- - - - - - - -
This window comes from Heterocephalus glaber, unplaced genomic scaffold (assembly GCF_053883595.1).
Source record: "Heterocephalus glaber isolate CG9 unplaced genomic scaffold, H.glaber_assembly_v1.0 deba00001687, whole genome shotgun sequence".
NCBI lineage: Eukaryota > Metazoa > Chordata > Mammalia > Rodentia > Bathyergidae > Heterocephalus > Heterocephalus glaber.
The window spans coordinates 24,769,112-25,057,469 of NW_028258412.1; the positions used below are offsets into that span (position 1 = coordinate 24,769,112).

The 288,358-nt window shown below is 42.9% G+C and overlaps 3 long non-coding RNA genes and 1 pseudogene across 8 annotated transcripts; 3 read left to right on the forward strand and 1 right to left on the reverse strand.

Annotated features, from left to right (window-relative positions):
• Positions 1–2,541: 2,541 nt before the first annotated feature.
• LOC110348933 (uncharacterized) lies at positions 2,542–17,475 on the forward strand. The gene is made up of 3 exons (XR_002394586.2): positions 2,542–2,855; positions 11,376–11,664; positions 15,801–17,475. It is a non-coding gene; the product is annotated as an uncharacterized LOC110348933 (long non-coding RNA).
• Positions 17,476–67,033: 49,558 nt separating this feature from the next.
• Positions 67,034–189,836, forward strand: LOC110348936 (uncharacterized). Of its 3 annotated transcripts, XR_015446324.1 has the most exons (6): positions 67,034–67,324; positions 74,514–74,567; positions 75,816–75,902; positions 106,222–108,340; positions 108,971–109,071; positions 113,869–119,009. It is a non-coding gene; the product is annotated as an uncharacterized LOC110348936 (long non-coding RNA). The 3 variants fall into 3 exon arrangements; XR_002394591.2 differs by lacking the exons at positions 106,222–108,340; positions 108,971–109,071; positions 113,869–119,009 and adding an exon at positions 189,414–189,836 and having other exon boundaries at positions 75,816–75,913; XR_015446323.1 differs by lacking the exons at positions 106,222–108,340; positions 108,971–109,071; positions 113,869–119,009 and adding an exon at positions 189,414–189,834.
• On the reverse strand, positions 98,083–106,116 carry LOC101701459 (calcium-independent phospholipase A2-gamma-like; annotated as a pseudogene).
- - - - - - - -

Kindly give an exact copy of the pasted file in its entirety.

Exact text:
This window comes from Heterocephalus glaber, unplaced genomic scaffold (assembly GCF_053883595.1).
Source record: "Heterocephalus glaber isolate CG9 unplaced genomic scaffold, H.glaber_assembly_v1.0 deba00001687, whole genome shotgun sequence".
NCBI lineage: Eukaryota > Metazoa > Chordata > Mammalia > Rodentia > Bathyergidae > Heterocephalus > Heterocephalus glaber.
The window spans coordinates 24,769,112-25,057,469 of NW_028258412.1; the positions used below are offsets into that span (position 1 = coordinate 24,769,112).

The 288,358-nt window shown below is 42.9% G+C and overlaps 3 long non-coding RNA genes and 1 pseudogene across 8 annotated transcripts; 3 read left to right on the forward strand and 1 right to left on the reverse strand.

Annotated features, from left to right (window-relative positions):
• Positions 1–2,541: 2,541 nt before the first annotated feature.
• LOC110348933 (uncharacterized) lies at positions 2,542–17,475 on the forward strand. The gene is made up of 3 exons (XR_002394586.2): positions 2,542–2,855; positions 11,376–11,664; positions 15,801–17,475. It is a non-coding gene; the product is annotated as an uncharacterized LOC110348933 (long non-coding RNA).
• Positions 17,476–67,033: 49,558 nt separating this feature from the next.
• Positions 67,034–189,836, forward strand: LOC110348936 (uncharacterized). Of its 3 annotated transcripts, XR_015446324.1 has the most exons (6): positions 67,034–67,324; positions 74,514–74,567; positions 75,816–75,902; positions 106,222–108,340; positions 108,971–109,071; positions 113,869–119,009. It is a non-coding gene; the product is annotated as an uncharacterized LOC110348936 (long non-coding RNA). The 3 variants fall into 3 exon arrangements; XR_002394591.2 differs by lacking the exons at positions 106,222–108,340; positions 108,971–109,071; positions 113,869–119,009 and adding an exon at positions 189,414–189,836 and having other exon boundaries at positions 75,816–75,913; XR_015446323.1 differs by lacking the exons at positions 106,222–108,340; positions 108,971–109,071; positions 113,869–119,009 and adding an exon at positions 189,414–189,834.
• On the reverse strand, positions 98,083–106,116 carry LOC101701459 (calcium-independent phospholipase A2-gamma-like; annotated as a pseudogene).